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Christian Stempert July 5, 2012
More than 250 gathered at the Westin Hotel in Pittsburgh on July 2nd to celebrate the fifteenth anniversary of the Covenant Network of Presbyterians. The Convenant Network began as an idea hatched in the basement of the convention center in Syracuse, New York, and has grown into one of the largest LGBTQ advocacy groups within the Presbyterian Church (U.S.A.).
The newly elected Moderator of the 220th General Assembly, Rev. Neal Presa of Elizabeth Presbytery in New Jersey, gave a brief word of encouragement to the people attending the largest non-plenary event at Assembly. According to Presa, it is because of the work of groups such as the Covenant Network in “critiquing the tradition” of the PCUSA that the denomination is involved in “healthy discussion” on same-sex marriage.
After recognizing Pam Byers, who is leaving Covenant after fourteen years as Executive Director, Co-Moderator of the Board David Van Dyke introduced Rev. Brian Ellison as her replacement. Ellison is a graduate of Harvard University and Princeton Theological Seminary, and currently serves as the pastor of Parkville Presbyterian Church in Missouri. He is also currently the Chair of the Committee on Mission Responsibility Through Investment and as a Director of the Board of Pensions. In addition to his church-related duties, Ellison hosts a radio program on Kansas City’s NPR affiliate.
Ellison took the opportunity to express his excitement for the Covenant’s future. “The church wants to be inclusive,” he said, “and what we’re about is helping the church to be what it wants to be.” The pastor, who was ordained more than thirteen years ago, went on to introduce a man named Troy, his domestic partner of nine years. This was their first coming-out at an official church-related event. The revelation received a standing ovation.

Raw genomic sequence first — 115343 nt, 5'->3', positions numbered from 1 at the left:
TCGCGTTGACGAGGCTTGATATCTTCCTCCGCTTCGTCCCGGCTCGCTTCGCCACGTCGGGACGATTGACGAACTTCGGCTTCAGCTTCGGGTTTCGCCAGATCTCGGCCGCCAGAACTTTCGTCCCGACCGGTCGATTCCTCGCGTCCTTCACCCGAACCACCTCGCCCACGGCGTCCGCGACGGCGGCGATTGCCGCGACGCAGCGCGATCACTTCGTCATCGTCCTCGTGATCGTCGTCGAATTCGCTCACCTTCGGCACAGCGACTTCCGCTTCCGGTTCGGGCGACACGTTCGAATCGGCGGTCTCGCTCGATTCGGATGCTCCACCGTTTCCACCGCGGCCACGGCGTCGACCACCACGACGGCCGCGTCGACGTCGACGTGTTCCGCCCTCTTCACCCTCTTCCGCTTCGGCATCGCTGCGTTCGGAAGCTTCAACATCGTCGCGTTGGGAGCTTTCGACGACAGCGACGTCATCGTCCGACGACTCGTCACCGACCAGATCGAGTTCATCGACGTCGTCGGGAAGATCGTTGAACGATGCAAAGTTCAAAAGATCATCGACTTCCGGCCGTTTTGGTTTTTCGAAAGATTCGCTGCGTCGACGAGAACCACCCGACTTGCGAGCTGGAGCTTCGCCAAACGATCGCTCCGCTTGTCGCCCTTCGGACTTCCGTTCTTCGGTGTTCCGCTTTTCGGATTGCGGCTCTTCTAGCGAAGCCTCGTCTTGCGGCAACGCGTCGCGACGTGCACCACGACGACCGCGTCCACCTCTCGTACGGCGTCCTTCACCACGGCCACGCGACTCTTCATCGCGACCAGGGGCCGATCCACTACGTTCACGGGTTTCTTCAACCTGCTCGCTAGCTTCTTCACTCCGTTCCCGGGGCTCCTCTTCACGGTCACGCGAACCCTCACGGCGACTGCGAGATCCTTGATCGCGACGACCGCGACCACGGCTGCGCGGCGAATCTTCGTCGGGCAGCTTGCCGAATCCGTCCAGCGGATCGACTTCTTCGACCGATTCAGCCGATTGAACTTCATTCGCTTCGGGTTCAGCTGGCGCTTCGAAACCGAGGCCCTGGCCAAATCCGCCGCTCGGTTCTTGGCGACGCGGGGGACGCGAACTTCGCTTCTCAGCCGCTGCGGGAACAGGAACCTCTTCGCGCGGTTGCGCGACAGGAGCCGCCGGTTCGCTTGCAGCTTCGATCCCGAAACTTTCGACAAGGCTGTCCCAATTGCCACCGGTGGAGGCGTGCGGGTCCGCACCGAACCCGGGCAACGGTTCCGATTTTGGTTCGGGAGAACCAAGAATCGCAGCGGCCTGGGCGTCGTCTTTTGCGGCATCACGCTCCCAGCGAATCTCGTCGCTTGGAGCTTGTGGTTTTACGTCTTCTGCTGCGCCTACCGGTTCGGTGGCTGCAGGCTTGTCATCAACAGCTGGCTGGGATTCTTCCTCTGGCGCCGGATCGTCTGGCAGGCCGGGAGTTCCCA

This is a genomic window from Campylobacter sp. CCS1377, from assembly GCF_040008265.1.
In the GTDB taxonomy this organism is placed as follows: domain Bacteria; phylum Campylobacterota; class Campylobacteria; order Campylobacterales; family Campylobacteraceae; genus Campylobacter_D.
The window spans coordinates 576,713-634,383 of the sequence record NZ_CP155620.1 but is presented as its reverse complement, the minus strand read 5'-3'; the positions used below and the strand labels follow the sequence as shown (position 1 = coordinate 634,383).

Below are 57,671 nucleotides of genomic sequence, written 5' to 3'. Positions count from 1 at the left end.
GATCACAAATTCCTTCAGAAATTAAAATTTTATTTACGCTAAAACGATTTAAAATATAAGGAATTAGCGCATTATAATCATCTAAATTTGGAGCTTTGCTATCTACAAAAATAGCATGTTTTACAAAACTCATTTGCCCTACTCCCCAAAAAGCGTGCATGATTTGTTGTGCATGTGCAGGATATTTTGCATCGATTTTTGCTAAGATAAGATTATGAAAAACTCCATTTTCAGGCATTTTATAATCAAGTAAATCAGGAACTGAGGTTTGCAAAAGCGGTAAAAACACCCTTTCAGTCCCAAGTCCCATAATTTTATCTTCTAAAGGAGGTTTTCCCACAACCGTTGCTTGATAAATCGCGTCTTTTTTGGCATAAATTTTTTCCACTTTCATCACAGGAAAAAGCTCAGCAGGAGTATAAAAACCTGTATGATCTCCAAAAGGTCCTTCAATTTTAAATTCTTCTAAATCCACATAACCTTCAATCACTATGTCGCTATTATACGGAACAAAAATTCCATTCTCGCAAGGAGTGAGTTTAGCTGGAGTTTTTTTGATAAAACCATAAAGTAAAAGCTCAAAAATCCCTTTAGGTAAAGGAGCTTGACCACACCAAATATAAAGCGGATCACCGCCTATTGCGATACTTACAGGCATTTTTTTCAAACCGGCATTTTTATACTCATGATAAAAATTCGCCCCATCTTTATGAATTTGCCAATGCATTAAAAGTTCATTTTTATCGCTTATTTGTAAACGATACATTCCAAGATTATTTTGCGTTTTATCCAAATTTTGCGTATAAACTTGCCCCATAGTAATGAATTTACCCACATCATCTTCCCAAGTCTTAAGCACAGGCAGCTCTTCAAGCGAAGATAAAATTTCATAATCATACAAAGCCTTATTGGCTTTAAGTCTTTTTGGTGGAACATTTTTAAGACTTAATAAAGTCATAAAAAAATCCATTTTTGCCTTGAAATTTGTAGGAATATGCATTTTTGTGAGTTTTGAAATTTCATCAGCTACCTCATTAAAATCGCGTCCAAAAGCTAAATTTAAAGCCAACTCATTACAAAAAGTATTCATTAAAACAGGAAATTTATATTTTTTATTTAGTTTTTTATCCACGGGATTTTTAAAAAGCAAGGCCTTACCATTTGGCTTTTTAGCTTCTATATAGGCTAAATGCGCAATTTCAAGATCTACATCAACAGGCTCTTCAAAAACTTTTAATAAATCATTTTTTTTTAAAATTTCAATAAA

Following Ellison, the featured speaker was Rev. Scott Anderson, the first openly gay minister to be ordained in the PCUSA. “The time has come,” he said, “to address ancient prejudices and right ancient wrongs." More and more people within the Presbyterian community, he claimed, are experiencing the cognitive dissonance that results from realizing that the church’s teaching doesn’t line up with their life experiences. The “disordered sexuality described in the Scriptures simply doesn’t line up” with what so many Presbyterians see every day. According to Anderson, the Bible condemns “sexual idolatry,” not loving relationships between members of the same gender.
Finally, the Covenant’s National Organizer, Tricia Dykers Koenig, laid out the organization's expectations for the current General Assembly, and the years to come. Their primary goal, she said, it not turning back the “progress made at the last G.A.," namely the overture that allowed openly homosexual ministers to be ordained. Their new goal is to stop the PCUSA from “imposing one interpretation of Scripture” on everyone that keeps the church from being able to fully care for their LGBTQ members. According to Koenig, under current church policy, many pastors are being forced to violate their consciences by being able to bless same-sex unions, but not performing civil marriage ceremonies.
“We do not want to impose our view on those who do not share it,” she insisted. “The PCUSA is big enough for all of us.” Coming to a new understanding on the issue of same-sex marriage is crucial to the “health and vitality of the church. The Covenant Network is committed to working for the unity of our denomination” and “justice and equity for all.”
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